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Legislative Assembly for the ACT: 2013 Week 4 Hansard (20 March) . . Page.. 1108..


MR SESELJA (Brindabella) (12.05): I move:

That this Assembly:

(1) notes:

(a) that the ACT Bar Association took the extraordinary step of making a formal complaint in regard to an ACT Supreme Court Judge in December 2012, due to extensive delays in reserved judgements;

(b) that the ACT Law Society is seeking "urgent remedial action"in regard to these delays;

(c) that the backlog in cases is causing criminal matters to be listed for mid-2014 and some reserved judgements are more than four years old; and

(d) that the Attorney-General has failed to listen to the numerous informal complaints made about the delays; and

(2) calls on the Government to immediately appoint a fifth Supreme Court Judge to assist with the timely administration of justice.

This morning I am moving this motion calling for a fifth judge, and I will go through the reasons for that in some detail. The delays in the ACT court system are well known. The delays continue to get longer year after year. The Attorney-General is only prepared to take short-term measures that take off some of the pressure for a few months, and then the delays continue. Currently we have some reserve judgements that are more than four years old and criminal matters are being listed for mid-2014. This situation is unacceptable.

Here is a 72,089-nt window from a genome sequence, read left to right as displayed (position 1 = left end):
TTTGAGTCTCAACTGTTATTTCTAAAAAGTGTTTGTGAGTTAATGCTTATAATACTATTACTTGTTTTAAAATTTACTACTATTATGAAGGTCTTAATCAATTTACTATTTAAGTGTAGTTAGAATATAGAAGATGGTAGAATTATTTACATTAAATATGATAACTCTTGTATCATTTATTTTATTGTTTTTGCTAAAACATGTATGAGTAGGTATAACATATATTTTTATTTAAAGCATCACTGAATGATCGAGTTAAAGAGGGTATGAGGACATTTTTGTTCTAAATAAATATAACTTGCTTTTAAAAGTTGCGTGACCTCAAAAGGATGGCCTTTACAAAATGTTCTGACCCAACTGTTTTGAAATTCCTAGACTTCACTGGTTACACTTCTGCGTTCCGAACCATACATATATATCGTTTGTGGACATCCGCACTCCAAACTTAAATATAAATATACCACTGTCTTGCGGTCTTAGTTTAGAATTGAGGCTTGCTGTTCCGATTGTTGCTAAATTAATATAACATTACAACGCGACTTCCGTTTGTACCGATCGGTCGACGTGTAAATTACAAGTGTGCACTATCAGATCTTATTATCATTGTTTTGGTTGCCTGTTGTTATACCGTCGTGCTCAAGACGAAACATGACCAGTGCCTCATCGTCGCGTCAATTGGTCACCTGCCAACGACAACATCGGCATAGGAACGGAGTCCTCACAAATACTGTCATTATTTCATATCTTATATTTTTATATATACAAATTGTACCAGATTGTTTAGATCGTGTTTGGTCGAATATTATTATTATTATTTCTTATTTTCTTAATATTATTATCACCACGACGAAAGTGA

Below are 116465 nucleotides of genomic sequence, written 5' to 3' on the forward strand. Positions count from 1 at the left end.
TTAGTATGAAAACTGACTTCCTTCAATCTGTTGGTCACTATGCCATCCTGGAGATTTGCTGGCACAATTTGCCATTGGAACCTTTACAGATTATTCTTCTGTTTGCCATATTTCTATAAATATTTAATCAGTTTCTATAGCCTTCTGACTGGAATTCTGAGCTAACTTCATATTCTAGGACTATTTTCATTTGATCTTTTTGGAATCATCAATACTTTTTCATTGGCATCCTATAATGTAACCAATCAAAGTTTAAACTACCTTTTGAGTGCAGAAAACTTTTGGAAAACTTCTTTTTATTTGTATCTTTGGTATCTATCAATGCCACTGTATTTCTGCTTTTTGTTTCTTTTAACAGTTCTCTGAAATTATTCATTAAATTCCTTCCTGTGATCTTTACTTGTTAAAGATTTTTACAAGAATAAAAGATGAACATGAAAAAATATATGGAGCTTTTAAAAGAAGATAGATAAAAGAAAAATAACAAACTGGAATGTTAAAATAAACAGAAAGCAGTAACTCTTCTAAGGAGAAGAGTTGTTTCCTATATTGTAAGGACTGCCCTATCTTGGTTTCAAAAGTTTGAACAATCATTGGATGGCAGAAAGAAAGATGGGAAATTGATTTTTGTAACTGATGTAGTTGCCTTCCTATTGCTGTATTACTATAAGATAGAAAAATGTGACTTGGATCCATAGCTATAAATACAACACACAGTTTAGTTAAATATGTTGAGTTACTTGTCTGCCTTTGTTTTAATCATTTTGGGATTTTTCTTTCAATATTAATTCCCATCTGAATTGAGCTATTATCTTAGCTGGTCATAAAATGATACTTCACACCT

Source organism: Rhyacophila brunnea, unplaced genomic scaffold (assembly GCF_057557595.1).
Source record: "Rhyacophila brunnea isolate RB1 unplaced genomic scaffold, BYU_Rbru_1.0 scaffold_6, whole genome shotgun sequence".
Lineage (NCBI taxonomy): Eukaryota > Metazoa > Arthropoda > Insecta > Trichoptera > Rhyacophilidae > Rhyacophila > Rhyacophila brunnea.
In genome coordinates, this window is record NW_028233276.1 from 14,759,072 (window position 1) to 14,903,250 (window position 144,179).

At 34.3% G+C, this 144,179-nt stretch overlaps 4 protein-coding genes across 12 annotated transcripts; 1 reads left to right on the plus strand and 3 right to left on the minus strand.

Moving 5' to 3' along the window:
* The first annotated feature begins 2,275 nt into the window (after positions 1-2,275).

The Canberra Times reported in December:

Justice Dyson Heydon was moved to extraordinarily florid language for a High Court judge: "A party which has a duty to assist the court in achieving certain objectives fails to do so. A court which has a duty to achieve those objectives does not achieve them. The torpid languor of one hand washes the drowsy procrastination of the other."

Unfortunately for the people of the ACT, this cannot be treated as a joke. These are real people, real lives and real implications we are talking about. It is a well-known legal maxim but an applicable one in this case that justice delayed is justice denied. The delays do not serve to benefit anyone. Many Canberrans have had their lives turned upside down by court cases, and the continued delays in addressing them have meant that their suffering is exacerbated. Businesses caught up in long litigation put at risk their livelihoods and cause untold stress.

The accused awaiting trial are often detained on remand at the AMC only to be released soon after trial as they are deemed to have served their sentence. Their

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